Joy of the Day 4/365
Did you know that romantic kissing is not universal? Only about half of all human societies include it. I kinda feel like I got lucky by being born on the kissing side.
The world's most fabulous ode to making out might be in chapter seven of the Julio Cortazar novel Rayuela (In English, Hopscotch). In honor of kissing, here's my own translation of the whole, 267-word chapter. (See the original Spanish here.)
I touch your mouth, with a finger I touch the border of your mouth, I go tracing it as if it were left by my hand, as if for the first time your mouth is barely opening, and I just close my eyes to undo it all and begin again, each time I create the mouth I desire, the mouth that my hand chooses and sketches on your face, a mouth chosen from all the others with sovereign liberty for me to sketch with my hand on your face, and that by a random chance I don’t seek to comprehend coincides exactly with your mouth that smiles below my hand that sketches you.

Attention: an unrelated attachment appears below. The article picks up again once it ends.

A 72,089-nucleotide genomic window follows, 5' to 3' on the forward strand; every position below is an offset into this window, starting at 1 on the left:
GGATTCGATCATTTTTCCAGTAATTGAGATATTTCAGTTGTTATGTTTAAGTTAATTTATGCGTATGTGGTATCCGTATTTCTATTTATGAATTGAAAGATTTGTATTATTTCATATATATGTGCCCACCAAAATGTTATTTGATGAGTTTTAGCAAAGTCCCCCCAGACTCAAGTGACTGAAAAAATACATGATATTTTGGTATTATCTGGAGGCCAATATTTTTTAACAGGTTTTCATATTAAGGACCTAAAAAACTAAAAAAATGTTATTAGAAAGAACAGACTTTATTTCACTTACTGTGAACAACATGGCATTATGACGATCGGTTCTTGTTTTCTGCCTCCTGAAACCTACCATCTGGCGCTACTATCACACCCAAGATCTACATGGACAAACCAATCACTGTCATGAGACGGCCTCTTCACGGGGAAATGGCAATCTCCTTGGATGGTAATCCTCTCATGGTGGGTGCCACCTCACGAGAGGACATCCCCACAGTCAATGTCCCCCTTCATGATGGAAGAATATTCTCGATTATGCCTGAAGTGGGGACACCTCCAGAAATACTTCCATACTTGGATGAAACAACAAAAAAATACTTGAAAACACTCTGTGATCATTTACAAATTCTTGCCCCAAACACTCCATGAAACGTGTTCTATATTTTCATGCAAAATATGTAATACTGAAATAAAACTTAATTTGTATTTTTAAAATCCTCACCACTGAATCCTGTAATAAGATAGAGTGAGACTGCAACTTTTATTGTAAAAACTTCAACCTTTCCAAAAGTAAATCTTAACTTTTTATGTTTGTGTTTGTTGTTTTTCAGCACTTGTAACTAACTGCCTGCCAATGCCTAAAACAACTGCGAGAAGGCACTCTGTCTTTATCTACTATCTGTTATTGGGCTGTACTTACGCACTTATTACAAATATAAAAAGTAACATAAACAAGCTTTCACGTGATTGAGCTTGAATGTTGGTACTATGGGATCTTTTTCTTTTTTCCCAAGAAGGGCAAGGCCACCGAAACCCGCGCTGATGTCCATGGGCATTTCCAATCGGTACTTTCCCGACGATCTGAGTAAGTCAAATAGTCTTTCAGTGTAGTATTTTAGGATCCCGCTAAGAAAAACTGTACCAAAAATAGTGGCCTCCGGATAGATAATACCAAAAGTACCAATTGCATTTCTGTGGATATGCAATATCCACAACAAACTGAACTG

I look at you, from up close I look at you, each time closer and then we play cyclops, we look at each other closer again and again and our eyes get larger, get closer, they superimpose and the cyclops look at itself, breathing confusedly, our mouths encounter each other and they struggle warmly, biting with the lips, the tongue barely supported in the teeth, playing in the enclosures where a heavy air comes and goes with an antique perfume and a silence. Then my hands seek to bury themselves in your hair, to slowly caress the depths of your hair while we kiss each other as if we had a mouth full of flowers or fishes in living motion and dark fragrance. And if we bite each other the pain is sweet, and if we drown each other in a brief and terrible simultaneous drawing of breath, that instantaneous death is beautiful. And there is just one saliva and just one taste of ripe fruit, and I feel you tremble against me like a moon on the water.